The Real World Cup Winner? Online Gambling.

Ubiquitous ads for betting fuel big business, but also pose costs to society. 

The longer England captain Harry Kane and his team stay in the World Cup, the bigger the boost to the U.K. economy. But if there's one industry that stands to win whatever happens, it's betting.

Brits are set to wager an estimated 2.5 billion pounds ($3.31 billion) on the World Cup, according to data published by the London Times, or a 50-percent increase on the previous tournament. That number is almost exactly the sum fans are estimated to spend on food, drink, merchandise, pubs, clubs and cafes combined — if England were to win.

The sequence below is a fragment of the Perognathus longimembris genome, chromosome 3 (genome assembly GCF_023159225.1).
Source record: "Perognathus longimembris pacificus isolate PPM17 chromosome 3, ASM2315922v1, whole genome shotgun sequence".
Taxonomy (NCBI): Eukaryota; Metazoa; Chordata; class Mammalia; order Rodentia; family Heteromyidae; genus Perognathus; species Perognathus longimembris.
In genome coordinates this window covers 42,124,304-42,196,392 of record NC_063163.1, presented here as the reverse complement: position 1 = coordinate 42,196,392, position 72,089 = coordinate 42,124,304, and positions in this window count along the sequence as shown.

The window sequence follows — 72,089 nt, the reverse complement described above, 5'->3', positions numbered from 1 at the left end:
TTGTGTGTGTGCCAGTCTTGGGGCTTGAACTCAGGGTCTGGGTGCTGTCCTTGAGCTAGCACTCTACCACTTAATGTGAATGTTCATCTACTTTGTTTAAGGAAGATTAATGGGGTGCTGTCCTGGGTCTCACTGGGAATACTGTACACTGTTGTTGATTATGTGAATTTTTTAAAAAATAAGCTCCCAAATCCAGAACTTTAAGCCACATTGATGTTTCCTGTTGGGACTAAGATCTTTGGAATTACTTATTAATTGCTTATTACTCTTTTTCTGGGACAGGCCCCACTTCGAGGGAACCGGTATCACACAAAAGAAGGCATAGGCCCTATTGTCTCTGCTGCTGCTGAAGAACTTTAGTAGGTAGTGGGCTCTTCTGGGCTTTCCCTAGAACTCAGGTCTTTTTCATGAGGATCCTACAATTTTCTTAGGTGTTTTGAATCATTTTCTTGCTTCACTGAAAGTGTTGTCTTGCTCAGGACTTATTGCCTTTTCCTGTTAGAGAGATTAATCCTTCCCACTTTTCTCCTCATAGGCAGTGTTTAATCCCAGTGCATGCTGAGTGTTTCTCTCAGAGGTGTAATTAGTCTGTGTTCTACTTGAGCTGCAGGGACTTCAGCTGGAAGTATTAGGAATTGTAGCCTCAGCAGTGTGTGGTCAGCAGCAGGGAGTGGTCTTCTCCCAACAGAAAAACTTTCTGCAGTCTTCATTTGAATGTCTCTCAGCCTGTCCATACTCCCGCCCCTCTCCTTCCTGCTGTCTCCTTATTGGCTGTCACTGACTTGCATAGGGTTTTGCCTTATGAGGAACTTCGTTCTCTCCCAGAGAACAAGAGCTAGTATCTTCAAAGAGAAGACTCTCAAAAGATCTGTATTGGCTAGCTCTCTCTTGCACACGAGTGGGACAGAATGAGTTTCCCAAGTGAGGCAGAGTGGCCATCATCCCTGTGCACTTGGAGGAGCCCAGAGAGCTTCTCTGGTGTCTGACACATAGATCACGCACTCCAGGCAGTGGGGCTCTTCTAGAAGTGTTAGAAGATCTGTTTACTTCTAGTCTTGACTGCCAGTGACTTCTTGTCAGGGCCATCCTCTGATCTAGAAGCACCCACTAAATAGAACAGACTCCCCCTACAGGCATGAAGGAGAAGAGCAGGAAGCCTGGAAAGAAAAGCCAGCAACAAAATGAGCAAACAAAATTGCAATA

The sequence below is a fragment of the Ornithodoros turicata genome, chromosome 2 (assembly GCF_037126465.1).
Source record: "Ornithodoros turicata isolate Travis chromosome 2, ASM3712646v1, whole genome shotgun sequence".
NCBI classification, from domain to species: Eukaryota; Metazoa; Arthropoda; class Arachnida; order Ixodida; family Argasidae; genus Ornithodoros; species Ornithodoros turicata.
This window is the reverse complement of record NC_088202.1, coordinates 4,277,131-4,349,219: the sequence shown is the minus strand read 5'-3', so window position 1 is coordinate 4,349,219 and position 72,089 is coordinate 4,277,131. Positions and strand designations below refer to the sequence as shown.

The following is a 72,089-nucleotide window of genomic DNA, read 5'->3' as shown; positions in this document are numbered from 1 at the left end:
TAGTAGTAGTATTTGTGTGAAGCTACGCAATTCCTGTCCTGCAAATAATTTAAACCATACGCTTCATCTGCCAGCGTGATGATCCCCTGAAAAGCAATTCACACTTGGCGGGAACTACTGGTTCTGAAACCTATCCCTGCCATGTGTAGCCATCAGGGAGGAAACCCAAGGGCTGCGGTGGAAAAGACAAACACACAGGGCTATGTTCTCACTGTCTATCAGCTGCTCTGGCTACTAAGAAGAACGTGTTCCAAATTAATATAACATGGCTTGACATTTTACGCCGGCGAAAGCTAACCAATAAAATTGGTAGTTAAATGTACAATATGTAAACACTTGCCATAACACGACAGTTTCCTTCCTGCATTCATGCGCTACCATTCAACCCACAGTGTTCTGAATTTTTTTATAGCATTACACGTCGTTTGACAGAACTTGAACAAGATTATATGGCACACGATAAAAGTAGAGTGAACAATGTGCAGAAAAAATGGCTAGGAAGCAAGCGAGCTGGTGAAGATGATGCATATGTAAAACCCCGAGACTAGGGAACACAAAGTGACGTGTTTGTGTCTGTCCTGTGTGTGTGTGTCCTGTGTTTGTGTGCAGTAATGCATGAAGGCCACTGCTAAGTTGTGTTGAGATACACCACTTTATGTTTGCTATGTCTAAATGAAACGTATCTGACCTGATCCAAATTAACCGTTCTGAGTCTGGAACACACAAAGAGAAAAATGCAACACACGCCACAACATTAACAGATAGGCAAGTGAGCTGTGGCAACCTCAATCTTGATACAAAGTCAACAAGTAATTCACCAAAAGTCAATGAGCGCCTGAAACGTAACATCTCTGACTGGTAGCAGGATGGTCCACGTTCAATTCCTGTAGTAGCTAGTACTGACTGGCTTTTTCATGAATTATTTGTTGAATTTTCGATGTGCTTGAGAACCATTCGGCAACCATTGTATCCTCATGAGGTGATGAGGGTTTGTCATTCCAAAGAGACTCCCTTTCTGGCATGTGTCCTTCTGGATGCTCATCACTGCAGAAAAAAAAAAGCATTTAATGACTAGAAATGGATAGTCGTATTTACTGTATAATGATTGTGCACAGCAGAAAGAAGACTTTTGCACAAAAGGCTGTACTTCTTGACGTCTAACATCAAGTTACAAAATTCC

The boom should give pause for thought, not least because 2 million people in the U.K. are deemed at risk of becoming problem gamblers. Curbing advertising, without cracking down on betting platforms, is a good way to nudge consumers while still leaving their choice intact.

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